Fever Marlene

by Joshua Miller
April 2009

Milwaukee's Fever Marlene

Milwaukee's Fever Marlene

Bubbling with a feverish energy layered in melodies, beats, and laid back rock and roll, Milwaukee band FEVER MARLENE ambitiously unearth the limits of where they can take their sound. From a big pop-rock debut to a minimalistic approach and now entering raw rock and roll territory, singer/guitarist Scott Starr and drummer Kevin Dunphy let the situation dictate where their band’s music goes.

“It’s important with us being a two-piece to not put ourselves in a corner with what we can do,” says Starr.  “We can’t force something that’s not really there.”

With this mentality, Fever Marlene has rapidly grown in popularity in their hometown and the Midwest music scene, constantly adding fans, bands (both local and national), and media memorized by how they create such big sound with only two members.  Brian Kramp, morning show co-host on FM 102.1 in Milwaukee, is just one of these people.

“Their mix of vocal harmonies, visual lyrics and dual instrumentation give them a full sound that many four or even five piece bands have a hard time achieving,” Kramp says. “I look forward to their shows because they create an event.  It’s not just another gig; they always want to one up themselves.”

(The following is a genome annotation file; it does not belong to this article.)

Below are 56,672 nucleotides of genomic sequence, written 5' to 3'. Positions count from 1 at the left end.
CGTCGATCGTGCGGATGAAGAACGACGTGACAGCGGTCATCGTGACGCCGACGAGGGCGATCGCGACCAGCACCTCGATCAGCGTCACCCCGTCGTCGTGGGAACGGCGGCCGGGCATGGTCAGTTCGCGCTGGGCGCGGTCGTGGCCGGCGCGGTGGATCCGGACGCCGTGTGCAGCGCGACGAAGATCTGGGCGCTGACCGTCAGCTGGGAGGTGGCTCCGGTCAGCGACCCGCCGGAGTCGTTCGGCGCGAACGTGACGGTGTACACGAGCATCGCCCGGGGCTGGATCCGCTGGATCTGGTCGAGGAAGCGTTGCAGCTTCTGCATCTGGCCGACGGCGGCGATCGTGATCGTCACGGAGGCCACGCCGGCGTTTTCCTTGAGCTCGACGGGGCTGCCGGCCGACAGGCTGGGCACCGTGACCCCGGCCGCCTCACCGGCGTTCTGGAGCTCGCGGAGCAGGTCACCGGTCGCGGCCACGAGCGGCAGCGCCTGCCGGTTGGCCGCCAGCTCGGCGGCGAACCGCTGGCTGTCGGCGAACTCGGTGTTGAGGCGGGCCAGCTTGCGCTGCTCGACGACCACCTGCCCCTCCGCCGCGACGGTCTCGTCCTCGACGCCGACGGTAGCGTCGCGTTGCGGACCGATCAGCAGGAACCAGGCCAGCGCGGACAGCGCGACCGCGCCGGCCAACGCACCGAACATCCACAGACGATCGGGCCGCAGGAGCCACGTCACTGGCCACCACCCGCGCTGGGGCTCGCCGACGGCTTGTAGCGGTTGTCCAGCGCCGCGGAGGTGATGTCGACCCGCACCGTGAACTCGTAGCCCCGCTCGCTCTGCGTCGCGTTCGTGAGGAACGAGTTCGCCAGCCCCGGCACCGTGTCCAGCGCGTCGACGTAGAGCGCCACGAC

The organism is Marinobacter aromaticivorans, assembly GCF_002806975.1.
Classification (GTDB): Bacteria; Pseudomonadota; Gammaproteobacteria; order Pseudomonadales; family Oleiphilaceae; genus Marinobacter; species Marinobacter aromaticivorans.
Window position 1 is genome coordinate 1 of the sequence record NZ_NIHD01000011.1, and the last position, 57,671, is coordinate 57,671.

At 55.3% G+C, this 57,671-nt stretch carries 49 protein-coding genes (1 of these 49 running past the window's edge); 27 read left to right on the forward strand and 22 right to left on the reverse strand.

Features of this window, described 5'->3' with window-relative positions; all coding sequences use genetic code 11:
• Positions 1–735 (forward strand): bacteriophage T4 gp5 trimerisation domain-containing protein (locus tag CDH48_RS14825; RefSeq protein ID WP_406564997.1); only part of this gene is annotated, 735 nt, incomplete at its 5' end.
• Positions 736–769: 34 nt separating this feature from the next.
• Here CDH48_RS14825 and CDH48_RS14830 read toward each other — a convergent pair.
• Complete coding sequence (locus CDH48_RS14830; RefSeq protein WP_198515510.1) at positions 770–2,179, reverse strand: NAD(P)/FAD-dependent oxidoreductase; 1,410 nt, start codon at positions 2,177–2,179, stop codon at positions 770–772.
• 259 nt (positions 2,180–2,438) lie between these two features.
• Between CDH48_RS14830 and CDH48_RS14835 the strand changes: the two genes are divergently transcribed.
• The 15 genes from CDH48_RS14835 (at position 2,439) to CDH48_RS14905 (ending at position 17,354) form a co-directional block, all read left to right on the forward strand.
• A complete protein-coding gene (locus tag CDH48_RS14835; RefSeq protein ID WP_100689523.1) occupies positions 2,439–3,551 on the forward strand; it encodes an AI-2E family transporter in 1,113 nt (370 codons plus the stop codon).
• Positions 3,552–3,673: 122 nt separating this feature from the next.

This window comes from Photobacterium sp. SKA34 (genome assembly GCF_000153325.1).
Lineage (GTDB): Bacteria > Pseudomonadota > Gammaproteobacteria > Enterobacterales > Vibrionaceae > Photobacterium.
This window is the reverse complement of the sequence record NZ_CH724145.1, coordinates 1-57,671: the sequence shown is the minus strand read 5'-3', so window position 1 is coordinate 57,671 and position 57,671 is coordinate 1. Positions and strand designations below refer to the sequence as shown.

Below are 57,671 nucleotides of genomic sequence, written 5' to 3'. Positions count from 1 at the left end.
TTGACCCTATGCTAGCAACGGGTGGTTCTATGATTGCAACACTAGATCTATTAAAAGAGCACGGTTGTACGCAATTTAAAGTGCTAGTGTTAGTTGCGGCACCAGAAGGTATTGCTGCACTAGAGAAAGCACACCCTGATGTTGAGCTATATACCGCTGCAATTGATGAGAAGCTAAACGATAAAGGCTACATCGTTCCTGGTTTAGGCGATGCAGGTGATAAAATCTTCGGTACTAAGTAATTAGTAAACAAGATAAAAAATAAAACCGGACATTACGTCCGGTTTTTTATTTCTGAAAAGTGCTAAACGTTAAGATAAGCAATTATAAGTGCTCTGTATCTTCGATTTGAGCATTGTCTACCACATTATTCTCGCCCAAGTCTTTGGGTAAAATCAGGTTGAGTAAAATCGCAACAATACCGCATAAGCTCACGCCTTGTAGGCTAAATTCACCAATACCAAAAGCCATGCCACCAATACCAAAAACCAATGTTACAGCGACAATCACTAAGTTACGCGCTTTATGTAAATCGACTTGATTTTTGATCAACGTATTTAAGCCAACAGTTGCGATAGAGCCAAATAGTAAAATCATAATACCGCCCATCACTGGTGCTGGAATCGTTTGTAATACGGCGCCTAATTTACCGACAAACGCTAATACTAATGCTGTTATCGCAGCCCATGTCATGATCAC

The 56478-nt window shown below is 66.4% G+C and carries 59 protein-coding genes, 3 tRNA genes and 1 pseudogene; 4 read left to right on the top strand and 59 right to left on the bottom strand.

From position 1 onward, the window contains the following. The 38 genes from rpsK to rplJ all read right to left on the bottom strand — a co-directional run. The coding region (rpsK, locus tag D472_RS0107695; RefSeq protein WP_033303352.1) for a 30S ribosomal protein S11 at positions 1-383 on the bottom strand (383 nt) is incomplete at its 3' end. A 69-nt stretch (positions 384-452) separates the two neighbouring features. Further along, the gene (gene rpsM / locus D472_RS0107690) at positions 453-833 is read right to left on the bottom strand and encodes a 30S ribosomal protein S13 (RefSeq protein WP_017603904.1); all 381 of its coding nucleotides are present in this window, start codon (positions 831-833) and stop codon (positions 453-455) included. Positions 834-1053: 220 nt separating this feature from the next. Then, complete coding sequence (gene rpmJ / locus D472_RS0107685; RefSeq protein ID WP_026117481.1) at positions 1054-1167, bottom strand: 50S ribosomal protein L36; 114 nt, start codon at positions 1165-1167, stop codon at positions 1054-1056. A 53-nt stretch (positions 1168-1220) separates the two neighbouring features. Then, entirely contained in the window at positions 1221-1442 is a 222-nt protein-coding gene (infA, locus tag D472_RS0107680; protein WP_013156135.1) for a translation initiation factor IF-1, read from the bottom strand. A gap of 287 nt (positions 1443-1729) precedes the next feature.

Dejan Kralj, bass player from fellow Milwaukee band The Gufs, shares Kramp’s opinion.  Fever Marlene provides an exciting sound that’s one of a kind, he said. 

“People think of bands like the White Stripes and Black Keys with 2 piece bands but you don’t get that sense because there are a lot of layers and textures that they pull off, even live. They sound much bigger than a guitar and drummer,” Kralj says. ”You could fit them in a couple of different genres but at the end of the day they’ve created quite a unique sound.”

The key to their secret?  Moog Taurus pedals.  Similar to a Hammond organ bass pedals and featuring a synth bass sound that fills the low end and empty space, these pedals help the band give the illusion of having more members.

“I had these pedals that I had used for playing piano and I used to plug them right into my organ. So when we practiced and didn’t have a bass player I would take these pedals and play bass with my feet while we played to fill the sound,” Starr says. “After a little while of experimenting, we found it was actually kind of cool so we’ve kept it that way.”

After learning how to play bass with his feet, sing, and play guitar, Starr says that he now feels “that when I’m not doing it that I should be.” Not able to find new members that fit their system, the 2-piece stuck. That’s alright, Starr says, since he and Dunphy are on the same page musically.